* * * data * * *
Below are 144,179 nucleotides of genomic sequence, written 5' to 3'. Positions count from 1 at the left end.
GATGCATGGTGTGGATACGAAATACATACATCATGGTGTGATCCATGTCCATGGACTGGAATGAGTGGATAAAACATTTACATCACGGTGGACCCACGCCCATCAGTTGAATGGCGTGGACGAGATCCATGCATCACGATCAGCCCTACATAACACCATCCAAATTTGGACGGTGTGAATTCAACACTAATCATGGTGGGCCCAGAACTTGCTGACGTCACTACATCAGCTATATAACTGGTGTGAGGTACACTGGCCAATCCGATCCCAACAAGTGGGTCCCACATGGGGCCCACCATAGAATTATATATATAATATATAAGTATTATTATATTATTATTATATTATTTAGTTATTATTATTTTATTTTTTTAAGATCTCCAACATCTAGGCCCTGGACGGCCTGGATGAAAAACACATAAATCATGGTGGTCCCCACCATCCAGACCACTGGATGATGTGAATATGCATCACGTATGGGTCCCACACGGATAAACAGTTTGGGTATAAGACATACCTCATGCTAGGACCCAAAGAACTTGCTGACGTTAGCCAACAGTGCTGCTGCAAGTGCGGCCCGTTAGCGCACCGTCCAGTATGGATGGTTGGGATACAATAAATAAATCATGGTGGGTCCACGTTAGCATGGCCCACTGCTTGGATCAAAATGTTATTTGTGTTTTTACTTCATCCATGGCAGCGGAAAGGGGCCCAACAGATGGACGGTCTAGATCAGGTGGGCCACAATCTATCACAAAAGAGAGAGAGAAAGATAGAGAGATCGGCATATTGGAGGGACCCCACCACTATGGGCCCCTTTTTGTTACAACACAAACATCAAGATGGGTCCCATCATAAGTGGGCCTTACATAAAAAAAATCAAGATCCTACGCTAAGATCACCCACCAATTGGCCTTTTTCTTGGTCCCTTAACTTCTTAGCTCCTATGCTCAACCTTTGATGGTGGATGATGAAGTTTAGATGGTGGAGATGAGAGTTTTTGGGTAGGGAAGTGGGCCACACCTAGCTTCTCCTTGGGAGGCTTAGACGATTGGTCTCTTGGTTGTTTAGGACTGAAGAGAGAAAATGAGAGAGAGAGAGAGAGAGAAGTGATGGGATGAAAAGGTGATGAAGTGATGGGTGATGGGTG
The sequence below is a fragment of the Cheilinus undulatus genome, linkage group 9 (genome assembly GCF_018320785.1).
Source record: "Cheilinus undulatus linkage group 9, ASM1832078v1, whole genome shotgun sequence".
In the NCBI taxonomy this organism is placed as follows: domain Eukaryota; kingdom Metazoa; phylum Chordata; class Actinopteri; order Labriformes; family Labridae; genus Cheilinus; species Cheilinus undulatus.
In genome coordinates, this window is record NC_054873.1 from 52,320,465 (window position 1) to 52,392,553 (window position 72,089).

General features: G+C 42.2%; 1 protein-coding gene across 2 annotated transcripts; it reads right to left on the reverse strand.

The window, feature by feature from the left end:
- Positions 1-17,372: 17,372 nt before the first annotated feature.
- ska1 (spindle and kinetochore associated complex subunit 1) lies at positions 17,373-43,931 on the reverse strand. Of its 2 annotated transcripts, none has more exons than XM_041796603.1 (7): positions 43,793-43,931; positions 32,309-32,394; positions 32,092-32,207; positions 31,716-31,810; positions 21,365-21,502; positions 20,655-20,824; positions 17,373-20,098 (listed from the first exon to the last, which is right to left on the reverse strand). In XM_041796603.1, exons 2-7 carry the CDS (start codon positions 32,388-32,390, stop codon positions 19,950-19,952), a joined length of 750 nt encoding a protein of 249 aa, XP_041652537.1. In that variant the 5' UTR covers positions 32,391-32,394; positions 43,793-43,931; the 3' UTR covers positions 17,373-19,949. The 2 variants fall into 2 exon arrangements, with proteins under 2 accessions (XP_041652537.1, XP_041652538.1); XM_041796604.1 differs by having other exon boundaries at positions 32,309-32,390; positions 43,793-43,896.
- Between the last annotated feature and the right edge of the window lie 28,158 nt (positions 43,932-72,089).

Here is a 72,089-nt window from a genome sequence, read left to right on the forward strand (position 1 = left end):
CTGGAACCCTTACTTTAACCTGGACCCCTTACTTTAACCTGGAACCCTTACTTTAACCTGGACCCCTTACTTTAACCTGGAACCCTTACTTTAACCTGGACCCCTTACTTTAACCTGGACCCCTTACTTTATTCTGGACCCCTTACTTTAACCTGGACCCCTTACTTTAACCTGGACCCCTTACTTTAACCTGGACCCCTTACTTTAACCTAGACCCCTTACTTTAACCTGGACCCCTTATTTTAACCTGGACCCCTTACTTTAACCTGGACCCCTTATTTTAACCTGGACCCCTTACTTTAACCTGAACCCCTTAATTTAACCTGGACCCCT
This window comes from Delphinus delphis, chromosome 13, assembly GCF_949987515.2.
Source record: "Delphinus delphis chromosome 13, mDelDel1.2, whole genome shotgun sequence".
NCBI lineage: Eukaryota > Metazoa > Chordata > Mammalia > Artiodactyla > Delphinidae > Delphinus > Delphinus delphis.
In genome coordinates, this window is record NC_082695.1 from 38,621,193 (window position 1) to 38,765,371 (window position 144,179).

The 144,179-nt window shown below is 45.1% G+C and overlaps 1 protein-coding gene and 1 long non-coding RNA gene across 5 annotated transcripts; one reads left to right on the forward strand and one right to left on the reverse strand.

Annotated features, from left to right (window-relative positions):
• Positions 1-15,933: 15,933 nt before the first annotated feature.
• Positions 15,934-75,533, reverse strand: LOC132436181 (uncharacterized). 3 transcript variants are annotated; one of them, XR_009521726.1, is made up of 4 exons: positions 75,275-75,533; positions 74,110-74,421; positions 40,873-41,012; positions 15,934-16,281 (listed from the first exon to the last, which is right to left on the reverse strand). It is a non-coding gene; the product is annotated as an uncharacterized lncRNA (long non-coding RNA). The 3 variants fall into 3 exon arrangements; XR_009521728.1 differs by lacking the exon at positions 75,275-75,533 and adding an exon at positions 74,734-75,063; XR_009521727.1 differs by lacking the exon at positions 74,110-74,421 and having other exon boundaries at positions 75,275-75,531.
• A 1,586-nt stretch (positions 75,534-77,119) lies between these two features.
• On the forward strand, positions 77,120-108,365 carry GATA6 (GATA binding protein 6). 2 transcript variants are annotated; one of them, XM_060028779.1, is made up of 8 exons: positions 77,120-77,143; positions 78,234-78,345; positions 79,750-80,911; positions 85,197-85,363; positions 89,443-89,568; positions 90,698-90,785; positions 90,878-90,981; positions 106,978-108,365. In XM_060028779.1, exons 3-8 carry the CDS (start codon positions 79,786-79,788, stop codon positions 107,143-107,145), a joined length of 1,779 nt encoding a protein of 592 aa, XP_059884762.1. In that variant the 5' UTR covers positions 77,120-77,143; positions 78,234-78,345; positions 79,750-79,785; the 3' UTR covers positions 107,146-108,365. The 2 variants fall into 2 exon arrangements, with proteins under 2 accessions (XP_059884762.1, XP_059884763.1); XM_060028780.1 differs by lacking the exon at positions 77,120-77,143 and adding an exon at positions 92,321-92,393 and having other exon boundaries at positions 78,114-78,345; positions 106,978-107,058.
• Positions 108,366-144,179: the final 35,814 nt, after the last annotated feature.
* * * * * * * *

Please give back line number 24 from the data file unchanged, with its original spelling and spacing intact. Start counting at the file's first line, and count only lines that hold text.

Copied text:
• Positions 108,366-144,179: the final 35,814 nt, after the last annotated feature.